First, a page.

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April 1953

AQUEOUS VEINS: Their Status Eleven Years After Their Detection

Author Affiliations


AMA Arch Ophthalmol. 1953;49(4):438-451. doi:10.1001/archopht.1953.00920020448009

THE HUMAN eye is a unit consisting of an image-producing apparatus—cornea, aqueous humor, lens, and vitreous body—and an image-receiving apparatus, the retina. In order to function normally, this unit has to be properly protected, nourished, and kept under optimal conditions. Among these, nutritional and oxygen supply, adequate temperature and hydrogen ion concentration, elimination of waste products, and preservation of a normal intraocular pressure are of paramount importance.

The maintenance of normal intraocular pressure depends on the elasticity and rigidity of the ocular coats, i. e., sclera and cornea, and on the contents of the eyeball. These are composed of the intraocular fluids and tissues and the quantity of blood filling the vessels of the intraocular tissues, particularly the uvea.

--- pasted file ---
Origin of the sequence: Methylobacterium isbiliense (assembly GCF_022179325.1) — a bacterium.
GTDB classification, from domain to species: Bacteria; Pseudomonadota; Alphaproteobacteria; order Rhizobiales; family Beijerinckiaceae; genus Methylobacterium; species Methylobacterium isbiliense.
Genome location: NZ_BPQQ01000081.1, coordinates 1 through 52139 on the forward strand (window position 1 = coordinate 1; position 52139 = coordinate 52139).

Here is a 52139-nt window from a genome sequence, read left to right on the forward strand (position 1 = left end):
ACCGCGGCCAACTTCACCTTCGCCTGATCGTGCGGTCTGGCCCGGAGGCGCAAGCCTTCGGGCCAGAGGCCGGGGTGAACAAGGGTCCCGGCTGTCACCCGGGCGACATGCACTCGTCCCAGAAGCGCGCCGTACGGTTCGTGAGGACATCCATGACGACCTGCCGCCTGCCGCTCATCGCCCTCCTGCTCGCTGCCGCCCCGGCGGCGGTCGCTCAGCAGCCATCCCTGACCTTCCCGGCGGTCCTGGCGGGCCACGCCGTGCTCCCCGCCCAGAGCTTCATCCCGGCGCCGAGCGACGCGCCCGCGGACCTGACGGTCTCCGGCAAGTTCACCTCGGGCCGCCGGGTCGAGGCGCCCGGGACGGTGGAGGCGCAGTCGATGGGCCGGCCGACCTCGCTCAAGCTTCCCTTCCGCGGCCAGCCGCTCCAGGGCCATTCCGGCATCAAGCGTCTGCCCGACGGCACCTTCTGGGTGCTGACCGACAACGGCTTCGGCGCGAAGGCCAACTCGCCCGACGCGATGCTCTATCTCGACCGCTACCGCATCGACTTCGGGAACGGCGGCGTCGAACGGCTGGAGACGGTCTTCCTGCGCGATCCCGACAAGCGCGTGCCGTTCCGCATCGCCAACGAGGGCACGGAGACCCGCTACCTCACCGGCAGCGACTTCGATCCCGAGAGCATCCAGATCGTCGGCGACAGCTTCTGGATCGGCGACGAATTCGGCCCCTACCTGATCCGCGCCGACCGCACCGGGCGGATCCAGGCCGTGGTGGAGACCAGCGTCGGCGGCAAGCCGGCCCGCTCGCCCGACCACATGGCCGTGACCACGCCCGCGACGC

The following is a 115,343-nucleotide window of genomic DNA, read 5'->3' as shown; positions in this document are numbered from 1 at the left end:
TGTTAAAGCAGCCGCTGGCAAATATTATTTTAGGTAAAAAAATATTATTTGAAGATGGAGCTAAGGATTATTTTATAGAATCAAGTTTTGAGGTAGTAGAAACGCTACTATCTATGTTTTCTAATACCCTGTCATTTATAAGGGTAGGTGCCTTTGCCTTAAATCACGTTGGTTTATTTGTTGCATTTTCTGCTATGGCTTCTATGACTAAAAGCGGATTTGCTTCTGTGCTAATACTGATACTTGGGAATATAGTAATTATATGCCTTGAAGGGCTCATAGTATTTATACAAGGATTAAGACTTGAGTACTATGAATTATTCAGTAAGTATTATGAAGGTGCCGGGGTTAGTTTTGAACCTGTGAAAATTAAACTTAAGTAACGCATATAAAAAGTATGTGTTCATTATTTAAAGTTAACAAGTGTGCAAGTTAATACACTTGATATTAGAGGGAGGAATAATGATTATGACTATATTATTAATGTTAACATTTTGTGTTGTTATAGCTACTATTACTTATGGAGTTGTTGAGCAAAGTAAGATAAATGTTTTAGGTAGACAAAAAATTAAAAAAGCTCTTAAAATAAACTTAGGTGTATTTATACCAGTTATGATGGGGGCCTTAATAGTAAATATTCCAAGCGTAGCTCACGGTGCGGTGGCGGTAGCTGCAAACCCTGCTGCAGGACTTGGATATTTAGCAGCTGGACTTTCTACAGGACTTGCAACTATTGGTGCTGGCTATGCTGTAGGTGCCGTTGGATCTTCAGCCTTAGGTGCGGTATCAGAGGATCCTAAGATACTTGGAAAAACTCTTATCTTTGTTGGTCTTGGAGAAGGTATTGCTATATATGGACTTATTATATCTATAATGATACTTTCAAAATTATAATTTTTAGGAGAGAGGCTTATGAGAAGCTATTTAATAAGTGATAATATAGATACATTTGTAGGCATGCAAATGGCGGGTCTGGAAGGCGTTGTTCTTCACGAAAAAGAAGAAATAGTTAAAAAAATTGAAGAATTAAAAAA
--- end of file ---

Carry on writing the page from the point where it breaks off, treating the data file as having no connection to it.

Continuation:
All over the body, fluid may leave or enter capillaries according to the relative values of tissue pressure and intravascular pressure and of osmotic and colloidal osmotic pressure which prevail

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